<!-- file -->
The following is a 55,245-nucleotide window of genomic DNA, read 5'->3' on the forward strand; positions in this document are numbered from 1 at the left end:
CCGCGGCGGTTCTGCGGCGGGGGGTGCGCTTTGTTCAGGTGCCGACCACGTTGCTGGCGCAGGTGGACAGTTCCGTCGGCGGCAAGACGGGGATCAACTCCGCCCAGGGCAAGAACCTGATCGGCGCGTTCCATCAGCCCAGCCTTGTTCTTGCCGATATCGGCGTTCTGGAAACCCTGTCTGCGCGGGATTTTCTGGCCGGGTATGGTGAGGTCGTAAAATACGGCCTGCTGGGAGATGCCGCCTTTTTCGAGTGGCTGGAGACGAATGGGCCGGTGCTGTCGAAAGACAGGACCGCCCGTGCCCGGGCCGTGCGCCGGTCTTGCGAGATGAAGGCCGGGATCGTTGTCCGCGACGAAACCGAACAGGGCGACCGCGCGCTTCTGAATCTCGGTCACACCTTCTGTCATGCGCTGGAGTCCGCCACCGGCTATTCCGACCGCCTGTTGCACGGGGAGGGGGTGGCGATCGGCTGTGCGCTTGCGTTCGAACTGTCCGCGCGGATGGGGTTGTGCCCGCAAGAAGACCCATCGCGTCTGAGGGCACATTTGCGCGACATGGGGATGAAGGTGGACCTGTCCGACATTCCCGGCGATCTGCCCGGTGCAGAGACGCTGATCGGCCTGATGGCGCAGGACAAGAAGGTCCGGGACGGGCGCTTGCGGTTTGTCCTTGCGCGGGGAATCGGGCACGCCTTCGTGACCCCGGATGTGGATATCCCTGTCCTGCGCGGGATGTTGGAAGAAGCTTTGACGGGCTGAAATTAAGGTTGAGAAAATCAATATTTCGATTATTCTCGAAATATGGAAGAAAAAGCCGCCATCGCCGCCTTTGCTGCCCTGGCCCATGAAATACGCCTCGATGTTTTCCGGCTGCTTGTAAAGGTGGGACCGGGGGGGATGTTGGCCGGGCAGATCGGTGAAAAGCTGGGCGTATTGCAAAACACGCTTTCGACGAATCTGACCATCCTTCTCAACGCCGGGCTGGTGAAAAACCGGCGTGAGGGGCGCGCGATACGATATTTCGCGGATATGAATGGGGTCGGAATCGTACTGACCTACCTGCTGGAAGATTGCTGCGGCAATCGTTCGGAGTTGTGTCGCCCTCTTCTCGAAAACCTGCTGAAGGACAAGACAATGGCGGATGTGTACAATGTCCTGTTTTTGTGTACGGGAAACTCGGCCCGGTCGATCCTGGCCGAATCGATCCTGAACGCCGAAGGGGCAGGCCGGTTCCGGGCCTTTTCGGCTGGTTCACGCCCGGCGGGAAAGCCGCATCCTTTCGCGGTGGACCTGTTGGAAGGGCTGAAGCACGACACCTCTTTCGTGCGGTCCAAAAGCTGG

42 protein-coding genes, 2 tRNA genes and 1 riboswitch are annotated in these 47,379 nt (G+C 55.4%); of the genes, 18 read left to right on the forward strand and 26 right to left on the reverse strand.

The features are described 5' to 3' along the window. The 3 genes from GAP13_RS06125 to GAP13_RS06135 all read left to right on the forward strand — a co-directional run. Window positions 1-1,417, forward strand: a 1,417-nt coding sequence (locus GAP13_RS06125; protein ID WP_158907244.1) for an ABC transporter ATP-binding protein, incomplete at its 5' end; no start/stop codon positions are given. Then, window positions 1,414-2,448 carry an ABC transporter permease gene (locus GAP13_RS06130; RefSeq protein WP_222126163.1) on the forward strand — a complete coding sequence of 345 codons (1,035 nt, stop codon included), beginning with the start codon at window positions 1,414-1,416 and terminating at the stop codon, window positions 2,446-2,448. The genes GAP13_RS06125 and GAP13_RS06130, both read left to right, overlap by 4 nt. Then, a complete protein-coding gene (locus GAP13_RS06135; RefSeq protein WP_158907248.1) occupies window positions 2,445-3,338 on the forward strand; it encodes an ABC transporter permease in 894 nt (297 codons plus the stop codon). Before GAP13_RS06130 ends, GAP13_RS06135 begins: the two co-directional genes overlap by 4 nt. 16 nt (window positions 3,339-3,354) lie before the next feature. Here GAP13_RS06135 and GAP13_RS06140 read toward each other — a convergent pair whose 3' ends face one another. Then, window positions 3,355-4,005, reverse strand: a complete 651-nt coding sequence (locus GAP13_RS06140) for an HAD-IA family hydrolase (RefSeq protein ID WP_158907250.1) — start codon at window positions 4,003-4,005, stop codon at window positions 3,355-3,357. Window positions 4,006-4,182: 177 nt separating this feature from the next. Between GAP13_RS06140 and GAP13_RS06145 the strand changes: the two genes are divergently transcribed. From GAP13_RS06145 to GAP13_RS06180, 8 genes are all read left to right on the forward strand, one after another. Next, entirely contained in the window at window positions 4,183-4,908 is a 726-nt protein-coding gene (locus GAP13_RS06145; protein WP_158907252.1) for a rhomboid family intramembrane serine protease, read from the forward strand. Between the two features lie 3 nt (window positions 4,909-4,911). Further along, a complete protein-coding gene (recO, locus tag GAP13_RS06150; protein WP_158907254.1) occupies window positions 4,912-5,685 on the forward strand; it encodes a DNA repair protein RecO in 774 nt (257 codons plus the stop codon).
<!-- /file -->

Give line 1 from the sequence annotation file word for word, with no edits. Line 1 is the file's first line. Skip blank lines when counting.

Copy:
The following is a 55,245-nucleotide window of genomic DNA, read 5'->3' on the forward strand; positions in this document are numbered from 1 at the left end: